Cleveland Increases Tobacco Purchase Age

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Monday was a bad day for tobacco users in Cleveland, Ohio as the city council approved not only an increase in the minimum age to purchase tobacco products from 18 to 21-years-old, but also said that beginning in 2016 it will strive to have a tobacco-free workforce, meaning it will be less likely to hire tobacco users and will also actively encourage current employees who use tobacco to quit.

The age increase was approved by a vote of 13-3 and will go into effect 120 days after the mayor signs it, which puts the start date in early to mid April 2016 at the earliest.

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As has been done in other municipalities, the burden will fall exclusively on sellers of tobacco products to ensure that their customers are of age. First time violations would earn a retailer a $250 fine, while repeat offenses jump to a second degree misdemeanor, which carries up to a 90-day jail sentence. There are no fines or penalties for a person under the age of 21 using or possessing tobacco products or electronic smoking devices.

More drastically however, was the 14-2 approval of a new guideline that will take effect in 2017 and could direct all city departments to only hire applicants who are not tobacco users. While the language of the bill says that the city will strive to have a tobacco-free workforce, part of that is undertaking a year long study on the effects of not hiring tobacco users, which could become the de facto protocol by January 2017.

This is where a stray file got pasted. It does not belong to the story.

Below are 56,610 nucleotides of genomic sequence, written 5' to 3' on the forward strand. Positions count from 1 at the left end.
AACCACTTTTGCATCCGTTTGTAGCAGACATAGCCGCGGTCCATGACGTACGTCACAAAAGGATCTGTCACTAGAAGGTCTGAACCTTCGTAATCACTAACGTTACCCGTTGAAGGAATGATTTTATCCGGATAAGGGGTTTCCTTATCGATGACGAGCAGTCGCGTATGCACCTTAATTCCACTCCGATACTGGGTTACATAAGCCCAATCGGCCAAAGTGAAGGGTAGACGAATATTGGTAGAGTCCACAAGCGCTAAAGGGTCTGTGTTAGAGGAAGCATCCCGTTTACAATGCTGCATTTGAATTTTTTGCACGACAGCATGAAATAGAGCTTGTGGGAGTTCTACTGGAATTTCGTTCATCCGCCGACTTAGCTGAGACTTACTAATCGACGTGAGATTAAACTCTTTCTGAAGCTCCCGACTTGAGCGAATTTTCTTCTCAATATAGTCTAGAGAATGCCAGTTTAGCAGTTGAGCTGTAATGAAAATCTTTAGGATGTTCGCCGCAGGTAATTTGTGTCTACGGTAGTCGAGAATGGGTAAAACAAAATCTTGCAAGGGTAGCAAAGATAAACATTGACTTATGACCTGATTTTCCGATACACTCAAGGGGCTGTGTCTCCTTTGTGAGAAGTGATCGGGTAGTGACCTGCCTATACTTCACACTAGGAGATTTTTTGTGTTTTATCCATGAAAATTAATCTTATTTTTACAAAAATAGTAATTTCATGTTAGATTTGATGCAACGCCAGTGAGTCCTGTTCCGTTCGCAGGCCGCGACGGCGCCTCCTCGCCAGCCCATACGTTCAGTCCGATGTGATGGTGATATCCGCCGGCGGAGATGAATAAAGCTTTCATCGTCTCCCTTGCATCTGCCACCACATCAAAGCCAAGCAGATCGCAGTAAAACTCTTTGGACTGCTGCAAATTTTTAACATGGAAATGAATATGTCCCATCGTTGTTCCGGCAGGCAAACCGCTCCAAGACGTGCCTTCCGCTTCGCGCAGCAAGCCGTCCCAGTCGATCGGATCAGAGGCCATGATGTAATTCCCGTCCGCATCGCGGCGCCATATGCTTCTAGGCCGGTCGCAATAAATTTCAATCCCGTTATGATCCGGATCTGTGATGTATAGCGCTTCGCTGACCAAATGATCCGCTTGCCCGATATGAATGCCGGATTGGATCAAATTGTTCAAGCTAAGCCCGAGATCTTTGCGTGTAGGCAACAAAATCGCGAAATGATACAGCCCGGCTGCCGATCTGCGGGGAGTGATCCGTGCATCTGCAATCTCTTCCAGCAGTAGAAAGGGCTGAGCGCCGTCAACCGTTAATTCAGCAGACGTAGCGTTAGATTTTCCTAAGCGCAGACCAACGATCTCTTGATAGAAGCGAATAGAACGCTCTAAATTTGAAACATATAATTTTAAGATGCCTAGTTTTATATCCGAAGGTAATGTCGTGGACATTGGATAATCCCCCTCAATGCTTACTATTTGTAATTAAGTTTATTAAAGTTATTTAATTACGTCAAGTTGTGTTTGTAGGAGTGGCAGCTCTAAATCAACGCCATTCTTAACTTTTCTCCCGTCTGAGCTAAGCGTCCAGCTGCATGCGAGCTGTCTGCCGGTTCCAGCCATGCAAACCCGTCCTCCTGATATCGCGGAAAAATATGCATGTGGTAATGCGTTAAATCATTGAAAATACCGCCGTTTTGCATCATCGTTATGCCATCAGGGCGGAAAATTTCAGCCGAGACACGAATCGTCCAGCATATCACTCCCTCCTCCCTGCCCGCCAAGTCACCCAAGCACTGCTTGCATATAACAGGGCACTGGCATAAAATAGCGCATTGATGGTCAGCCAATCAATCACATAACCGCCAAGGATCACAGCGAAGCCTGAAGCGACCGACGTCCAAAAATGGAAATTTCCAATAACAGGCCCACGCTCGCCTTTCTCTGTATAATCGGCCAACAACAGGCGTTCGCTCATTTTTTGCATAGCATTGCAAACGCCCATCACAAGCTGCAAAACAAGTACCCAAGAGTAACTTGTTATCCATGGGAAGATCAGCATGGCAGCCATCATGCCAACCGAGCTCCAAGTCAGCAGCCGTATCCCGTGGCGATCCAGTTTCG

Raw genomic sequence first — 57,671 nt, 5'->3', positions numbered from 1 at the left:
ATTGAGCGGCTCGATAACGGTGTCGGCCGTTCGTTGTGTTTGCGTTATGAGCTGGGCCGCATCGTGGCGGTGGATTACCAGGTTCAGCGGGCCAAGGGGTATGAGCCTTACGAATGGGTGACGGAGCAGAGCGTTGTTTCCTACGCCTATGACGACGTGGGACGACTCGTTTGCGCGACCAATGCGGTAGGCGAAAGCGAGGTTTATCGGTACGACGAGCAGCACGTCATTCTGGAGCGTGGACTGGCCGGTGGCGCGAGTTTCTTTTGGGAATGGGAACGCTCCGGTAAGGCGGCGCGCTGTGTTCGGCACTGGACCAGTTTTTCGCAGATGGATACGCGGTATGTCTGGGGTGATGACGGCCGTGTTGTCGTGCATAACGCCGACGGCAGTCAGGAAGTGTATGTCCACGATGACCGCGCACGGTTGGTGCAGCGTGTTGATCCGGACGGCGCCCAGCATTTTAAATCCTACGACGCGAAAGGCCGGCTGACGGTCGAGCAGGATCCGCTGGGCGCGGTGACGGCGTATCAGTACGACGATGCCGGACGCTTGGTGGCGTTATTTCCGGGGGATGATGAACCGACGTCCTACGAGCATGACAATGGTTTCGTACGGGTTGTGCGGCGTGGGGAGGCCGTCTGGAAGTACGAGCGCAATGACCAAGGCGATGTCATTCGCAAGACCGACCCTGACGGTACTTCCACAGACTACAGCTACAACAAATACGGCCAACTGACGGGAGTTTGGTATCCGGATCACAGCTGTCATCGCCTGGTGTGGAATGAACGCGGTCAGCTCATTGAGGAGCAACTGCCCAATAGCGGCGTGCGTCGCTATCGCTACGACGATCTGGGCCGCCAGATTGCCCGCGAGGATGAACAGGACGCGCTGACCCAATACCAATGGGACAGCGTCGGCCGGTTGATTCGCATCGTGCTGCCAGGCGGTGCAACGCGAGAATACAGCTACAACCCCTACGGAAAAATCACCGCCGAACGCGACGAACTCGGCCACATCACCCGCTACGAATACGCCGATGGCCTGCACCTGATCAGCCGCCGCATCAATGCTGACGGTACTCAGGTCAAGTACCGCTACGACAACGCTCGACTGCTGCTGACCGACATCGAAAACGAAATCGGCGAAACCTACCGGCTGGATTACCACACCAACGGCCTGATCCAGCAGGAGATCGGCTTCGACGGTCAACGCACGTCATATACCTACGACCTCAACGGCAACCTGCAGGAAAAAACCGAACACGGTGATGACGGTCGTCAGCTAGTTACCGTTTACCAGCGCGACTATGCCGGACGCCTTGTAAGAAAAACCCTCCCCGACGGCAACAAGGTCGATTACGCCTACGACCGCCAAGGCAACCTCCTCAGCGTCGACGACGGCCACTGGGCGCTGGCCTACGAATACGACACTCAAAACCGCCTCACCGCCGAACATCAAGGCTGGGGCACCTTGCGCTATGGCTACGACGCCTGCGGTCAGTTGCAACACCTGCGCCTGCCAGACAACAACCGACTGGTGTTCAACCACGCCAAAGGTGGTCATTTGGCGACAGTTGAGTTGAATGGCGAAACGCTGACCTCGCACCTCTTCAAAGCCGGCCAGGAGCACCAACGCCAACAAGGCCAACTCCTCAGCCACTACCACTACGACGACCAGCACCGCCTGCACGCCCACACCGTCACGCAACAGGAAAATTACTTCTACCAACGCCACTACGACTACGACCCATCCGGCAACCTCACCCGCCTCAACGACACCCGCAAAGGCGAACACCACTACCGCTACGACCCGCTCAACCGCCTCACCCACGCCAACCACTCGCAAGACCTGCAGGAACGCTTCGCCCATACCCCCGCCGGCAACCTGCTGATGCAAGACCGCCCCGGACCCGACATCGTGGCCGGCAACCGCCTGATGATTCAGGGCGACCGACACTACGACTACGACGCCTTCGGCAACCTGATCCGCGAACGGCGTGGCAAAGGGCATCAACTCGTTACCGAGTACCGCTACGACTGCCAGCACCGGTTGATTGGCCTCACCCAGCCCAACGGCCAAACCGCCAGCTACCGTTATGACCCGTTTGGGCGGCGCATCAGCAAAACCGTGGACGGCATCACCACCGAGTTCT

A third proposal that would have banned the sale of flavored tobacco products except in retail tobacco stores was tabled for more discussion as the council seeks to clarify what constitutes flavorings and what effect it would have on menthol products, according to Cleveland.com.

With a population of just over 390,000 residents, Cleveland is the second largest city in Ohio.

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Patrick Lagreid
About the author

I strive to capture the essence of a cigar and the people behind them in my work – every cigar you light up is the culmination of the work of countless people and often represents generations of struggle and stories. For me, it’s about so much more than the cigar – it’s about the story behind it, the experience of enjoying the work of artisans and the way that a good cigar can bring people together. In addition to my work with halfwheel, I’m the public address announcer for the Colorado Rockies and Arizona Diamondbacks during spring training, as well as for the Salt River Rafters of the Arizona Fall League, the WNBA's Phoenix Mercury and the Arizona Rattlers of the Indoor Football League. I also work in a number of roles for MLB.com, plus I'm a voice over artist. I previously covered the Phoenix and national cigar scene for Examiner.com, and was an editor for Cigar Snob magazine.

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